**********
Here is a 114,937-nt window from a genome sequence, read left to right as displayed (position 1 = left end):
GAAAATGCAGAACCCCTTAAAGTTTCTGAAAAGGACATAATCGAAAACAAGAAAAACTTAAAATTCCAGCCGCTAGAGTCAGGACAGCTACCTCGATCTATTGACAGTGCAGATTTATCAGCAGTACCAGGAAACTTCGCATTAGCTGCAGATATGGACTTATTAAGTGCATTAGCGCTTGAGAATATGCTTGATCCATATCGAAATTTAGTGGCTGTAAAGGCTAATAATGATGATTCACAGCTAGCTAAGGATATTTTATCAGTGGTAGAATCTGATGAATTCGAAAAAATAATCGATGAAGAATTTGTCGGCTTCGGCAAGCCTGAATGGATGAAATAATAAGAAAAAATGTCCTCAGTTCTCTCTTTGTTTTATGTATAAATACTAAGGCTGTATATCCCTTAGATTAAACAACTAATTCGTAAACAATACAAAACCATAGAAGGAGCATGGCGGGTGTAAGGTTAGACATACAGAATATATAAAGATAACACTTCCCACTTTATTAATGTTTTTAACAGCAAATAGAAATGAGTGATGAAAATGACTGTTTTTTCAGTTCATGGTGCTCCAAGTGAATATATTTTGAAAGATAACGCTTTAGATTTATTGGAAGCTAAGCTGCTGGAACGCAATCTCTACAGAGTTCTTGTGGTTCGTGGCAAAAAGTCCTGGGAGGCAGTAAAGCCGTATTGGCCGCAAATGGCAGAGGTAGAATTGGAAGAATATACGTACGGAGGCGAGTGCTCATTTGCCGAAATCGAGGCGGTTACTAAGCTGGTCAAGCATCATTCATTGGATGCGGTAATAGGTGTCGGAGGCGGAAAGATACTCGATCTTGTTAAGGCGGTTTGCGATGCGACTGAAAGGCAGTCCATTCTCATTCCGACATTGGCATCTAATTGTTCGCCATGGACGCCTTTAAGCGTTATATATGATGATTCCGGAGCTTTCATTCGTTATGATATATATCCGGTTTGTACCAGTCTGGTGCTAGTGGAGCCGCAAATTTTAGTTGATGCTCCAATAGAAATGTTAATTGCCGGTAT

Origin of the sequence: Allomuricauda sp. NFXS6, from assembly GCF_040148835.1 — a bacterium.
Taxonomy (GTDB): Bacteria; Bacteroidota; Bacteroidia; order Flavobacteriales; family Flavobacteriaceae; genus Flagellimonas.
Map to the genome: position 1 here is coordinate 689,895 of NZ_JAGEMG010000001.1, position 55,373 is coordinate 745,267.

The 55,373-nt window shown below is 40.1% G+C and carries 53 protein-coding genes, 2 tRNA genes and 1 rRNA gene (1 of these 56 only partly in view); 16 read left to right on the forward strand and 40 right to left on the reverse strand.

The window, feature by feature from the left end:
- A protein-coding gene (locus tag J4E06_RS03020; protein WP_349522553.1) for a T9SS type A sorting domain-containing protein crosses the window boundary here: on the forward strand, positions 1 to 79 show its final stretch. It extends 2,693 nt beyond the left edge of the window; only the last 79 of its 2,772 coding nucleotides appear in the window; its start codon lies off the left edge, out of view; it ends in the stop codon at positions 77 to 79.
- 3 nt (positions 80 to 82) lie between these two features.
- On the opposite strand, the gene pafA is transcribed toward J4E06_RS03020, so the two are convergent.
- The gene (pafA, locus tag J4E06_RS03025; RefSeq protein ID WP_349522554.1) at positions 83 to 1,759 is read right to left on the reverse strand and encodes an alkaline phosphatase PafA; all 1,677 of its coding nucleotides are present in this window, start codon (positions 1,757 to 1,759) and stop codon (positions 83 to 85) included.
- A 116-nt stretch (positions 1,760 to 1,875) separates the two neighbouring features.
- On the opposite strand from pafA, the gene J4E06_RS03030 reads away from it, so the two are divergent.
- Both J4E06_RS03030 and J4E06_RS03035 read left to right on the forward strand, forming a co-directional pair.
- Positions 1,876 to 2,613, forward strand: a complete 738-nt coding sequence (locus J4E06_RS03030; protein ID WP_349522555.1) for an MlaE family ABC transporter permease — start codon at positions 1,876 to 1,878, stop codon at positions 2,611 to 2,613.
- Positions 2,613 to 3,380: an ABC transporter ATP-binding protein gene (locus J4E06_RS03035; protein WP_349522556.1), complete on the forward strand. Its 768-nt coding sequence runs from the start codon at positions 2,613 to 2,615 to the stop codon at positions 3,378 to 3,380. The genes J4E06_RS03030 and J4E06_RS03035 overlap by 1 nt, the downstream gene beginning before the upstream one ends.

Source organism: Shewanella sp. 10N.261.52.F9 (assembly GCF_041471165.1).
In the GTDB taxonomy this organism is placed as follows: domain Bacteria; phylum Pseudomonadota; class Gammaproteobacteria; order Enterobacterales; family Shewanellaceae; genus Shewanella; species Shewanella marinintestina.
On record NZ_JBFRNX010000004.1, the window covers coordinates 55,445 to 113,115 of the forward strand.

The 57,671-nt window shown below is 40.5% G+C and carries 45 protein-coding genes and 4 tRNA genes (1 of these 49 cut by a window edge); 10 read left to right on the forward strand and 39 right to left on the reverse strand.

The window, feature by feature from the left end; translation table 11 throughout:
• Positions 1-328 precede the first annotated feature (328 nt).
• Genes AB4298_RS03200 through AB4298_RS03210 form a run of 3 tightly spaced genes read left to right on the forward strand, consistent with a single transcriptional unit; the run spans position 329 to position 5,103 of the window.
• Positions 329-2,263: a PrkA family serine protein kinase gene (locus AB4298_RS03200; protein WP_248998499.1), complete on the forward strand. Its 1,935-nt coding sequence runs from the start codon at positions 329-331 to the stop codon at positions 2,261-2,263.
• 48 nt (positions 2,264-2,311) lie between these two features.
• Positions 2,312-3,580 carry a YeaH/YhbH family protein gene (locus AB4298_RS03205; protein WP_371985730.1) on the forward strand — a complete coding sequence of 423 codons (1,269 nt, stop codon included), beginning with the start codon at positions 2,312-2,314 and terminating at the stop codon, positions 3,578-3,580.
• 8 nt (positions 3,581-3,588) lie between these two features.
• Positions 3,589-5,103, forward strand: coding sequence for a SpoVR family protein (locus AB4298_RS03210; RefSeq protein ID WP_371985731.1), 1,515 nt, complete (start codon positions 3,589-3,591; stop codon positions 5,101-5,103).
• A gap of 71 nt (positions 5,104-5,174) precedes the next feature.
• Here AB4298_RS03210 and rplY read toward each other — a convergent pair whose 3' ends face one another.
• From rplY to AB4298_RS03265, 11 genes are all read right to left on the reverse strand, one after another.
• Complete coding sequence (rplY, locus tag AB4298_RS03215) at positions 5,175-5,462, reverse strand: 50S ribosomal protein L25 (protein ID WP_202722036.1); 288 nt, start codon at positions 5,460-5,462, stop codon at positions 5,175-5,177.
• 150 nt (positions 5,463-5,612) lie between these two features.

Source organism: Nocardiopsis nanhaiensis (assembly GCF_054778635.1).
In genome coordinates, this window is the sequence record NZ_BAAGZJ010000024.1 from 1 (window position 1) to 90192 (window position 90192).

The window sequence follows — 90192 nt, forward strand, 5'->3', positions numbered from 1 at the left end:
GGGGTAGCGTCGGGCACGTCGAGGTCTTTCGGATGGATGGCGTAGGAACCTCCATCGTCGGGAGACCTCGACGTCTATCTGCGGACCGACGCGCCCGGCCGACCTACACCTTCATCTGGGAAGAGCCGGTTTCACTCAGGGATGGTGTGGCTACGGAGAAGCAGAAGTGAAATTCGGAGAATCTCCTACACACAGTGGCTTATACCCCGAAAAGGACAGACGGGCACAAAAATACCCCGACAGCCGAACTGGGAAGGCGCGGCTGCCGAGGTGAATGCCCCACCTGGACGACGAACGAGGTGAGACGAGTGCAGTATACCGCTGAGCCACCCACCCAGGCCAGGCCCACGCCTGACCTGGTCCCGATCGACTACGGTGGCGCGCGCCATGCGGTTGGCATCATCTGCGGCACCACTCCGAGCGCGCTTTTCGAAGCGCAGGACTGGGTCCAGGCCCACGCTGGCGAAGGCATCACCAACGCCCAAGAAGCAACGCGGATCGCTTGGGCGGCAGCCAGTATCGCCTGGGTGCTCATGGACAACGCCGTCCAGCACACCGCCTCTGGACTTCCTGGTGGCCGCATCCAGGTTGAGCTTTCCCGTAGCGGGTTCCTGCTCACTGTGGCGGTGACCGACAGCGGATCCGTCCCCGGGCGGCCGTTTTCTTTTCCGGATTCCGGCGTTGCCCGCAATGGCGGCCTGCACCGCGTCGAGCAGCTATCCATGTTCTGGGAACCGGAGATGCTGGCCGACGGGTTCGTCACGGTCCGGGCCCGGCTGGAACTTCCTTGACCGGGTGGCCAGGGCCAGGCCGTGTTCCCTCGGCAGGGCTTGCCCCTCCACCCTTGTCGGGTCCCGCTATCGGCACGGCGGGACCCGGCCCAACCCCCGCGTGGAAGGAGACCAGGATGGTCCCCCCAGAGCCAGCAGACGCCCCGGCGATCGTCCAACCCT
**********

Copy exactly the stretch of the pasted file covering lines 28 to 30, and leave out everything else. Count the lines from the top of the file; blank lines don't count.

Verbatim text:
• Positions 3,589-5,103, forward strand: coding sequence for a SpoVR family protein (locus AB4298_RS03210; RefSeq protein ID WP_371985731.1), 1,515 nt, complete (start codon positions 3,589-3,591; stop codon positions 5,101-5,103).
• A gap of 71 nt (positions 5,104-5,174) precedes the next feature.
• Here AB4298_RS03210 and rplY read toward each other — a convergent pair whose 3' ends face one another.